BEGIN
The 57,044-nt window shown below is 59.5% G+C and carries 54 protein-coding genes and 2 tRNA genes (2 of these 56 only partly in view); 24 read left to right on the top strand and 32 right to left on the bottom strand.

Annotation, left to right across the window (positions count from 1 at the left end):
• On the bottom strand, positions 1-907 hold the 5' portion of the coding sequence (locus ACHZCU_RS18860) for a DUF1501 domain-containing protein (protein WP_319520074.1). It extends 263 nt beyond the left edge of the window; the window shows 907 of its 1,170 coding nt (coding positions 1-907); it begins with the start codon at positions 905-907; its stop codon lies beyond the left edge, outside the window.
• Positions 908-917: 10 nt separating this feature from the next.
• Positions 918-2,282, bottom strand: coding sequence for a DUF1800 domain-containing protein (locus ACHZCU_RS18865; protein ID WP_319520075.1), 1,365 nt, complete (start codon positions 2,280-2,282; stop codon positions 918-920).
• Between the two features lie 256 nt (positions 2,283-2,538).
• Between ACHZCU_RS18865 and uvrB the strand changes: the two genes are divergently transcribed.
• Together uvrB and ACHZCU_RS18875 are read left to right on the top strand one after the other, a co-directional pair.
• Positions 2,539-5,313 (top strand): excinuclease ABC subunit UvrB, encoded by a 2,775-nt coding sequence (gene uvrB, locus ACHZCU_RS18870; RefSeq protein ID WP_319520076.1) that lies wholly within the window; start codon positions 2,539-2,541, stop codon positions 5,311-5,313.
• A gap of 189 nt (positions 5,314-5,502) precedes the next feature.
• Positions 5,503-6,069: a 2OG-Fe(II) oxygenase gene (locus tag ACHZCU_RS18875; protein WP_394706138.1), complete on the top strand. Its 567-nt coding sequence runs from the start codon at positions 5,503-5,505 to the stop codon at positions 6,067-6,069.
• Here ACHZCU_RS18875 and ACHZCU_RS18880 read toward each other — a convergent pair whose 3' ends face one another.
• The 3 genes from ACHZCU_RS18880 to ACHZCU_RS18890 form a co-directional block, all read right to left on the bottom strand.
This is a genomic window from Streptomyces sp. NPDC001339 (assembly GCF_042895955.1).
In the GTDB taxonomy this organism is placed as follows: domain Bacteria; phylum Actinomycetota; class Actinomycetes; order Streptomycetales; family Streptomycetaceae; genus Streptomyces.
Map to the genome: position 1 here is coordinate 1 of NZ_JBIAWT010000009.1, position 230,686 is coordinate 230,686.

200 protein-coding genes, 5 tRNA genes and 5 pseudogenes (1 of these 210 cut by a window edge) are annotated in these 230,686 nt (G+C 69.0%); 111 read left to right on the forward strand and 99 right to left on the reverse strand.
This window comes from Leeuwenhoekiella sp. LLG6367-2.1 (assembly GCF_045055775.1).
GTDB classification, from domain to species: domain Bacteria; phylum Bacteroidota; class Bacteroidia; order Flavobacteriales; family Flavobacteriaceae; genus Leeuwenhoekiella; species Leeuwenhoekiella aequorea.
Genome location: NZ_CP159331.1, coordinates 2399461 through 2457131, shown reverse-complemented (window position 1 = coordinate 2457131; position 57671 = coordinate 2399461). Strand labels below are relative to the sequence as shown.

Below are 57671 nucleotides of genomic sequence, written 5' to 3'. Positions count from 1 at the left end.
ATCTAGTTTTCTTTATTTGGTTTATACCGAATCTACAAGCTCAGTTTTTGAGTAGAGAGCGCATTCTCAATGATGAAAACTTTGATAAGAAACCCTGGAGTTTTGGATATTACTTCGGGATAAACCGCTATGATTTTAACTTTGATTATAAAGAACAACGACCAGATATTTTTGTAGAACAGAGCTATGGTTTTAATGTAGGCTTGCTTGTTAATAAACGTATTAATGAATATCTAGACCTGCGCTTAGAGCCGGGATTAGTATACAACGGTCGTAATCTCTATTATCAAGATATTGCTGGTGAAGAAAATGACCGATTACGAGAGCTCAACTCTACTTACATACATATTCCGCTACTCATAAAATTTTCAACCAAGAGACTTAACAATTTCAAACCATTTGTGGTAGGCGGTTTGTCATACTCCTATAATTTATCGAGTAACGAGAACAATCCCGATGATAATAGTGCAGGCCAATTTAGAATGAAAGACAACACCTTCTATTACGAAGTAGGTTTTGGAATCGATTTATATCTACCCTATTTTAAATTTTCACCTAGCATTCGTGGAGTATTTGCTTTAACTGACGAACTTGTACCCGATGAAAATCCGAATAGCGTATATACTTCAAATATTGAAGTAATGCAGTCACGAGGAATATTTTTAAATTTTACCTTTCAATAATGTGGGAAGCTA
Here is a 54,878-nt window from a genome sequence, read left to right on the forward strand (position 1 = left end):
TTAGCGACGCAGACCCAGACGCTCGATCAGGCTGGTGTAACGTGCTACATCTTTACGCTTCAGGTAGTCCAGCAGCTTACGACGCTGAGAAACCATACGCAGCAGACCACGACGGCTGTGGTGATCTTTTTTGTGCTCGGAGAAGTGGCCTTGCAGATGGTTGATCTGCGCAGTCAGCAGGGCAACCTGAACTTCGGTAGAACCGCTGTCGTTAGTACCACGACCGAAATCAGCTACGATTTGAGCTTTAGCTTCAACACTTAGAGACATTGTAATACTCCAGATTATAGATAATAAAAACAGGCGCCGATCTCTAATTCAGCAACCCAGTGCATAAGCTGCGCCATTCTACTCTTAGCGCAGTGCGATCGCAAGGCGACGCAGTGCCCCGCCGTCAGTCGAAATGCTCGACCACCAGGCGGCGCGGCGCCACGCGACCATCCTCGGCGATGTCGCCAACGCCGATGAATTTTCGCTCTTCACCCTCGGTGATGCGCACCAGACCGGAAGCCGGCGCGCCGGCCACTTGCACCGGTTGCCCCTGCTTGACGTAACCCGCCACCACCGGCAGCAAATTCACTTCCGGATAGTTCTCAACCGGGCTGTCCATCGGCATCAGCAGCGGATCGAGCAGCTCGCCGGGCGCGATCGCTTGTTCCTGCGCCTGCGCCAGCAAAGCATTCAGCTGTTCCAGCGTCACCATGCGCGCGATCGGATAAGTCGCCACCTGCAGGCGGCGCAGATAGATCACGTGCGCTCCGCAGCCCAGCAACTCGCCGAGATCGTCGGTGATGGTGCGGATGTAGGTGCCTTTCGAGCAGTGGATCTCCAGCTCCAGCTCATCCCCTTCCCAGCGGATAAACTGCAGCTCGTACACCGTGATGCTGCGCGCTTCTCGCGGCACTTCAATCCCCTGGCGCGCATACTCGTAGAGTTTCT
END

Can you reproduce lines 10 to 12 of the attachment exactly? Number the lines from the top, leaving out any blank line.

• A gap of 189 nt (positions 5,314-5,502) precedes the next feature.
• Positions 5,503-6,069: a 2OG-Fe(II) oxygenase gene (locus tag ACHZCU_RS18875; protein WP_394706138.1), complete on the top strand. Its 567-nt coding sequence runs from the start codon at positions 5,503-5,505 to the stop codon at positions 6,067-6,069.
• Here ACHZCU_RS18875 and ACHZCU_RS18880 read toward each other — a convergent pair whose 3' ends face one another.